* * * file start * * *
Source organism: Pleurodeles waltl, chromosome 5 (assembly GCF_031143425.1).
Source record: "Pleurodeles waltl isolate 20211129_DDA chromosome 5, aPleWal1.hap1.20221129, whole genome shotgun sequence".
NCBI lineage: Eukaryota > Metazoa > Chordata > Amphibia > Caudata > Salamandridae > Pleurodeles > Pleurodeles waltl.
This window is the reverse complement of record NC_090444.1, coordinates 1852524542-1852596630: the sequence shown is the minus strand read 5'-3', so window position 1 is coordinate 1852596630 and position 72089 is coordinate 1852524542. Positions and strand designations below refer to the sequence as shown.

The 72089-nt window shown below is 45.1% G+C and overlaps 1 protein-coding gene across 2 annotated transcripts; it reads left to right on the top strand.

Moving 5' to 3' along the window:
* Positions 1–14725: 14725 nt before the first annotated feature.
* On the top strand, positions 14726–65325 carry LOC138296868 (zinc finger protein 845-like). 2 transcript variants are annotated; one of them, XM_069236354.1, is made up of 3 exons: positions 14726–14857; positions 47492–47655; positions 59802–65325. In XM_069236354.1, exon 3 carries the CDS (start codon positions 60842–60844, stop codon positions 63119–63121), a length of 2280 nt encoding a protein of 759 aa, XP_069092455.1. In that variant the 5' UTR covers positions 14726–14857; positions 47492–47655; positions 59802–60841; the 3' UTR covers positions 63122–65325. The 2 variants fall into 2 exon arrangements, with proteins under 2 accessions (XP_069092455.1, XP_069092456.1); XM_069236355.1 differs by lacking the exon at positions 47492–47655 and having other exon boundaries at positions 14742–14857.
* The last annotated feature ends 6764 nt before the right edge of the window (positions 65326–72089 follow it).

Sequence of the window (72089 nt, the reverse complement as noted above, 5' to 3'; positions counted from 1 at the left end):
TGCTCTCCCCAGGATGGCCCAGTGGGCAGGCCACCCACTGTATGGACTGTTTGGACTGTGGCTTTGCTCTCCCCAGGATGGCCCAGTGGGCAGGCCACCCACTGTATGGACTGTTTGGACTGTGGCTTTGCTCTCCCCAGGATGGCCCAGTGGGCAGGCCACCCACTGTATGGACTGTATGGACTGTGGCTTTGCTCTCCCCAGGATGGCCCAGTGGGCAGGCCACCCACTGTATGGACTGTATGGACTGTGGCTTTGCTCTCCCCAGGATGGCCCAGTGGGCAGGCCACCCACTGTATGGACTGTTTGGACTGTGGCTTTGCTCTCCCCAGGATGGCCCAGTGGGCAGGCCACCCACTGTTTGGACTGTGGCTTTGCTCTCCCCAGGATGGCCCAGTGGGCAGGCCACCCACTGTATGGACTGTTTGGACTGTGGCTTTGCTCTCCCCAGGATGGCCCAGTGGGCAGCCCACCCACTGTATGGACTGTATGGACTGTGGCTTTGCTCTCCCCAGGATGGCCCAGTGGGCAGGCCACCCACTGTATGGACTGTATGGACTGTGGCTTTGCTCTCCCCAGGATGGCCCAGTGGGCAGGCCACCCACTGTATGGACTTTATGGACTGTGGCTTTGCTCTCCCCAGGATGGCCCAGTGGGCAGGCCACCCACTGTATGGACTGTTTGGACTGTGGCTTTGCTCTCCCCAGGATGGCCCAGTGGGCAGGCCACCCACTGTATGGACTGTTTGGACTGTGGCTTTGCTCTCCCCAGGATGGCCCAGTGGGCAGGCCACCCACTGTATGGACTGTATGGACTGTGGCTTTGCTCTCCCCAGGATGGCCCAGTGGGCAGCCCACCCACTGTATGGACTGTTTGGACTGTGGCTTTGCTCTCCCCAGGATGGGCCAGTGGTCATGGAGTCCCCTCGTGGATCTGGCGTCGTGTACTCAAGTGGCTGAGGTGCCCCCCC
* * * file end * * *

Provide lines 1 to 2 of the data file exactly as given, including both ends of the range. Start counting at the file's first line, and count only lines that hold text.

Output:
Source organism: Pleurodeles waltl, chromosome 5 (assembly GCF_031143425.1).
Source record: "Pleurodeles waltl isolate 20211129_DDA chromosome 5, aPleWal1.hap1.20221129, whole genome shotgun sequence".